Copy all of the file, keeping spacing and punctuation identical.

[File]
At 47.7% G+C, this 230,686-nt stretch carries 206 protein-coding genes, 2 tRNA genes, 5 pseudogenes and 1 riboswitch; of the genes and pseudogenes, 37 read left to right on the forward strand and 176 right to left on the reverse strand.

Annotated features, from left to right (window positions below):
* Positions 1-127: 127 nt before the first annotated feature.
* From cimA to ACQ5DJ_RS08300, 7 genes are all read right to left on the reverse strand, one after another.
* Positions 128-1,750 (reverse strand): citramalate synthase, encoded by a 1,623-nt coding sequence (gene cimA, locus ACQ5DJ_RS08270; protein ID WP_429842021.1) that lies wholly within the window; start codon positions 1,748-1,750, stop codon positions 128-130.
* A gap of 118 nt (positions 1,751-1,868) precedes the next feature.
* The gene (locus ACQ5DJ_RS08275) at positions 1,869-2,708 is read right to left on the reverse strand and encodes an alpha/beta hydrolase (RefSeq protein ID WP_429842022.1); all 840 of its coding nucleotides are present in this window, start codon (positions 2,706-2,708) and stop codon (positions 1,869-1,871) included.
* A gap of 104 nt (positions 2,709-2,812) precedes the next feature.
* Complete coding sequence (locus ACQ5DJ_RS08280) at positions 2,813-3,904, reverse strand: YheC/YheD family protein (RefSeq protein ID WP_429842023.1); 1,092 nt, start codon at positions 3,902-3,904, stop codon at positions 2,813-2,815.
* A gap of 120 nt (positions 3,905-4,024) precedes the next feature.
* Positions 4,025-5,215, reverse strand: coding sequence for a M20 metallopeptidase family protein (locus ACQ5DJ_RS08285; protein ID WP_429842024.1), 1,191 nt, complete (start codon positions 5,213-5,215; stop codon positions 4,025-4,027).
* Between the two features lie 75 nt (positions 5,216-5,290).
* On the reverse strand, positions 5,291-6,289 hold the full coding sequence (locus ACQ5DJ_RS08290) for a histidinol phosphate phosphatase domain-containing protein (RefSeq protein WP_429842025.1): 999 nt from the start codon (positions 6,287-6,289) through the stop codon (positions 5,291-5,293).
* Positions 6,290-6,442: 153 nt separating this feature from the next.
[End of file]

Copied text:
At 47.7% G+C, this 230,686-nt stretch carries 206 protein-coding genes, 2 tRNA genes, 5 pseudogenes and 1 riboswitch; of the genes and pseudogenes, 37 read left to right on the forward strand and 176 right to left on the reverse strand.

Annotated features, from left to right (window positions below):
* Positions 1-127: 127 nt before the first annotated feature.
* From cimA to ACQ5DJ_RS08300, 7 genes are all read right to left on the reverse strand, one after another.
* Positions 128-1,750 (reverse strand): citramalate synthase, encoded by a 1,623-nt coding sequence (gene cimA, locus ACQ5DJ_RS08270; protein ID WP_429842021.1) that lies wholly within the window; start codon positions 1,748-1,750, stop codon positions 128-130.
* A gap of 118 nt (positions 1,751-1,868) precedes the next feature.
* The gene (locus ACQ5DJ_RS08275) at positions 1,869-2,708 is read right to left on the reverse strand and encodes an alpha/beta hydrolase (RefSeq protein ID WP_429842022.1); all 840 of its coding nucleotides are present in this window, start codon (positions 2,706-2,708) and stop codon (positions 1,869-1,871) included.
* A gap of 104 nt (positions 2,709-2,812) precedes the next feature.
* Complete coding sequence (locus ACQ5DJ_RS08280) at positions 2,813-3,904, reverse strand: YheC/YheD family protein (RefSeq protein ID WP_429842023.1); 1,092 nt, start codon at positions 3,902-3,904, stop codon at positions 2,813-2,815.
* A gap of 120 nt (positions 3,905-4,024) precedes the next feature.
* Positions 4,025-5,215, reverse strand: coding sequence for a M20 metallopeptidase family protein (locus ACQ5DJ_RS08285; protein ID WP_429842024.1), 1,191 nt, complete (start codon positions 5,213-5,215; stop codon positions 4,025-4,027).
* Between the two features lie 75 nt (positions 5,216-5,290).
* On the reverse strand, positions 5,291-6,289 hold the full coding sequence (locus ACQ5DJ_RS08290) for a histidinol phosphate phosphatase domain-containing protein (RefSeq protein WP_429842025.1): 999 nt from the start codon (positions 6,287-6,289) through the stop codon (positions 5,291-5,293).
* Positions 6,290-6,442: 153 nt separating this feature from the next.